We estimate that there is a net benefit of 67p to society for every mile cycled rather than driven. Putting a figure on the value of cycling in this way could offer a lot in terms of helping politicians, practitioners and the public to understand the relative cost of their modal choices.
We recently published a family of Bike Life reports with the city authorities in Belfast, Birmingham, Bristol, Edinburgh, Cardiff, Greater Manchester and Newcastle.
These reports included a value of societal gain for every mile that is cycled instead of driven. In this blog I will take you through my calculations and how we arrived at this figure.
The societal gain model is an innovative model developed by Sustrans as part of the Bike Life project. It builds on work originally developed for the Copenhagen Bicycle Account.
A preliminary set of unit values was generated that estimate the benefits and costs of cycling, and the benefits and costs of driving. The two outputs are common across the seven Bike Life partner cities; that is to say we haven't been able to refine the approach sufficiently at this stage to generate different values for the different cities.
The unit costs consist of two parts:
- the benefit or cost to the individual user, and
- the impact on society.
In economic terms these are referred to as internalised and externalised costs. Internalised costs include time cost, vehicle operating costs, and personal health impacts.
Externalised costs include expenses in connection with congestion, noise, air quality and emissions, wider public health and accidents.
Some variables can have both internalised and externalised costs. This is broadly the approach used by the UK Government in estimating the value schemes (e.g. in the context of generating benefit to cost ratios for scheme appraisal). However, our approach is very definitely not in line with how the appraisal tool, WebTAG, is intended to be used.
Nevertheless, we can come up with some figures...
The value of cycling formula
There is a cost to society for every mile cycled of 28p, whereas the cost per mile driven is 95p, more than three times as much. There is a difference of 67p between the cost per mile cycled and the cost per mile driven. We call this difference, the 67p, the value to society of cycling a mile above driving a mile. Estimating a proportion of miles cycled rather than driven, enables us to calculate the economic gain of cycling to society.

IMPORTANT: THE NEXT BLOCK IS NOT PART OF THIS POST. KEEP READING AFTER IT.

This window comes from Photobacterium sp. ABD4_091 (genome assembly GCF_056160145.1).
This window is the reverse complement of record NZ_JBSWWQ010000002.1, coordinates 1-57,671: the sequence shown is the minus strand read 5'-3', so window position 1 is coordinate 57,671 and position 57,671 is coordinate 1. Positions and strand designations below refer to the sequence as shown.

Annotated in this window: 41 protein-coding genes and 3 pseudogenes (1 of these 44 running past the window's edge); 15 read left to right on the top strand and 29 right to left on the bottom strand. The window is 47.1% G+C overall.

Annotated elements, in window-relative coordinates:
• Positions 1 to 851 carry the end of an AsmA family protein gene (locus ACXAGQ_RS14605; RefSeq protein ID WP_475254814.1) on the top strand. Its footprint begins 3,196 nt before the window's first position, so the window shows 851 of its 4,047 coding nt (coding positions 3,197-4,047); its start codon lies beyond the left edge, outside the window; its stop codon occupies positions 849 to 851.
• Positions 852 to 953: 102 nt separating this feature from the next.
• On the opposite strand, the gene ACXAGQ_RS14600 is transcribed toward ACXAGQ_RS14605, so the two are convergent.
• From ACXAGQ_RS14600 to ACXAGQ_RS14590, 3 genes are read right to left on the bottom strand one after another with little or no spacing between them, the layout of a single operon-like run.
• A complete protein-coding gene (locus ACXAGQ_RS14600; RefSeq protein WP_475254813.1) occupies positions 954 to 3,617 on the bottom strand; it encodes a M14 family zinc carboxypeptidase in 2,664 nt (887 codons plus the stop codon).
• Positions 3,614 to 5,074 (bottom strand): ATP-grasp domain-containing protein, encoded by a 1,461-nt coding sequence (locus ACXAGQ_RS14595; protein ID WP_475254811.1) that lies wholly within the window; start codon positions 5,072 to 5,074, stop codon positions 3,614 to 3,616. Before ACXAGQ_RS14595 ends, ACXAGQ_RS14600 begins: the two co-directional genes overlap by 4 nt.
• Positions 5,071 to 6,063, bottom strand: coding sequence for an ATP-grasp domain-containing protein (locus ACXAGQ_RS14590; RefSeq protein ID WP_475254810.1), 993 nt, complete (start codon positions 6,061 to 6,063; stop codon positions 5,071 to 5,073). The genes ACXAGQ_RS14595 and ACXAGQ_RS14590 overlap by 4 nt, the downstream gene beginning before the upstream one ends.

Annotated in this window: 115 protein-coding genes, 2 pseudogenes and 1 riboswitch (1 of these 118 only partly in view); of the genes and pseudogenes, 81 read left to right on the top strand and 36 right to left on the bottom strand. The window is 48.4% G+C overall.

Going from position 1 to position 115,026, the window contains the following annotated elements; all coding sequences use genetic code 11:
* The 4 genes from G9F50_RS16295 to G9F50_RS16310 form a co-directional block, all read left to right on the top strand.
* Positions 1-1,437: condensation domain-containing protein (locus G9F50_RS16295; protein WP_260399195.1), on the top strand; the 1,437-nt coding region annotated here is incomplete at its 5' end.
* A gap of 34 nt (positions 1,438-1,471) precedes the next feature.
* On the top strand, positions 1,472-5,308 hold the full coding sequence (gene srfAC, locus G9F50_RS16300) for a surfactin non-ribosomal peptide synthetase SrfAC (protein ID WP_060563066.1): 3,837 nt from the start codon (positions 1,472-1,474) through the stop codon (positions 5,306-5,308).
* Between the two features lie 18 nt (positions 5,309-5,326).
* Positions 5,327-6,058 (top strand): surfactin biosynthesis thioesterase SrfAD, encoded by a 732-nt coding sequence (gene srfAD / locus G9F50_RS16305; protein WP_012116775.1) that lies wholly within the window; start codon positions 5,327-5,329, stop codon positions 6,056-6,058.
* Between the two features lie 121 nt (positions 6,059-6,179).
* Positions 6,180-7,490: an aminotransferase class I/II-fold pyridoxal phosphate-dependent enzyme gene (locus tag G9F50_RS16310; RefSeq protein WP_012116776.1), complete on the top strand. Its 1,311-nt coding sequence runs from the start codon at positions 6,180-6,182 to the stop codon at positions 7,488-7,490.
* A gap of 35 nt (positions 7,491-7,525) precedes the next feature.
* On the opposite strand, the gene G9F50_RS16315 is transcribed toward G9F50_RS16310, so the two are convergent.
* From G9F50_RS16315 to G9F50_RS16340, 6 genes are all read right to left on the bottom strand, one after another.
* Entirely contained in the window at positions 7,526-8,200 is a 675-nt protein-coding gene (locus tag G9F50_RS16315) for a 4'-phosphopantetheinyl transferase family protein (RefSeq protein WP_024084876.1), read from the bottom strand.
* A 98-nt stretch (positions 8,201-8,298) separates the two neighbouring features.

The formula for the saving to individuals and to the local economy for every mile biked instead of driven (or the value of cycling to society), in its simplest form, is therefore:
([Cost per mile driven] – [Cost per mile cycled]) * [Number of miles cycled rather than driven] = [Value to society of miles cycled rather than driven]
The number of miles cycled rather than driven comes from a very simple estimate of the number of miles cycled multiplied by percentage of car ownership. This doesn't include miles cycled for leisure.
Cycling net benefit by city
Using the above formula, we made calculations for the seven Bike Life cities:
The values are a function of levels of cycling, population size, and car ownership levels. Figures for investment in cycling fall way short of the values of societal benefit, particularly when taken over several years of course.
The cost of cycling
We have calculated the value of cycling, but how do we end up with a net cost per mile cycled? Calculating the cost is down to the old values of time problem. These figures are calculated using values of time in WebTAG during 2015.
Both driving and cycling carry a time cost. Without the value of time, there is a net benefit value around 50p per mile cycled (largely a derivative of health benefits). The net cost of driving, without the time cost, is around 76p per mile. Recent recommendations to change WebTAG values of time will change the values but we haven't done the work to recalculate the values as yet.
Work in progress - we'd like to hear from you
Our approach offers a lot in terms of helping people understand the relative cost of their transport choices. But I appreciate that we are dragging WebTAG in a direction that is not intended. We are working to develop this approach in anticipation of the production of the 2017 round of Bike Life reports.
We will be very interested to hear about ideas for possible changes in respect of the accounted variables, different value sources for the variables, alternative variables that we might include, or different approaches to capturing an expression of value to society. Also, whether different cities should have different values, and how these might be derived, is a question we will be looking at.
If you have any ideas on how we can build on this approach, please email Dr Andy Cope.